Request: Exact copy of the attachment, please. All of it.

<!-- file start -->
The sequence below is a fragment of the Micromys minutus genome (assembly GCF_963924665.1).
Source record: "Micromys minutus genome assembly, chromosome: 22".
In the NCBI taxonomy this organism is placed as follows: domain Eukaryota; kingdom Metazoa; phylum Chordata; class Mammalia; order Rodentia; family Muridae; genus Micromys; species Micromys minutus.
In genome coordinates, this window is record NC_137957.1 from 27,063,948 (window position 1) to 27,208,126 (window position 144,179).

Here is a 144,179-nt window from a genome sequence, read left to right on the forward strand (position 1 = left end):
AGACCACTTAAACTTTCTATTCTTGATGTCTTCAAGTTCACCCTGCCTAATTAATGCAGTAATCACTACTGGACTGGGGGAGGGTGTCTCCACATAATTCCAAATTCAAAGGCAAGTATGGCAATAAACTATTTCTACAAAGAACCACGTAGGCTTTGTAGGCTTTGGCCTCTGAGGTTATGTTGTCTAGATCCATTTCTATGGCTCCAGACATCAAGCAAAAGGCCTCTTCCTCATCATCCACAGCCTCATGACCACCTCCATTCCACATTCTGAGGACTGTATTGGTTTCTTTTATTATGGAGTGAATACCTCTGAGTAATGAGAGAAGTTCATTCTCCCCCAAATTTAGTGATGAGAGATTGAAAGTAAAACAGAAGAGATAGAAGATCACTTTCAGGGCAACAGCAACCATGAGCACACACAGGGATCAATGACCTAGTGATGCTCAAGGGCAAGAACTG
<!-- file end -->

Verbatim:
The sequence below is a fragment of the Micromys minutus genome (assembly GCF_963924665.1).
Source record: "Micromys minutus genome assembly, chromosome: 22".
In the NCBI taxonomy this organism is placed as follows: domain Eukaryota; kingdom Metazoa; phylum Chordata; class Mammalia; order Rodentia; family Muridae; genus Micromys; species Micromys minutus.
In genome coordinates, this window is record NC_137957.1 from 27,063,948 (window position 1) to 27,208,126 (window position 144,179).

Here is a 144,179-nt window from a genome sequence, read left to right on the forward strand (position 1 = left end):
AGACCACTTAAACTTTCTATTCTTGATGTCTTCAAGTTCACCCTGCCTAATTAATGCAGTAATCACTACTGGACTGGGGGAGGGTGTCTCCACATAATTCCAAATTCAAAGGCAAGTATGGCAATAAACTATTTCTACAAAGAACCACGTAGGCTTTGTAGGCTTTGGCCTCTGAGGTTATGTTGTCTAGATCCATTTCTATGGCTCCAGACATCAAGCAAAAGGCCTCTTCCTCATCATCCACAGCCTCATGACCACCTCCATTCCACATTCTGAGGACTGTATTGGTTTCTTTTATTATGGAGTGAATACCTCTGAGTAATGAGAGAAGTTCATTCTCCCCCAAATTTAGTGATGAGAGATTGAAAGTAAAACAGAAGAGATAGAAGATCACTTTCAGGGCAACAGCAACCATGAGCACACACAGGGATCAATGACCTAGTGATGCTCAAGGGCAAGAACTG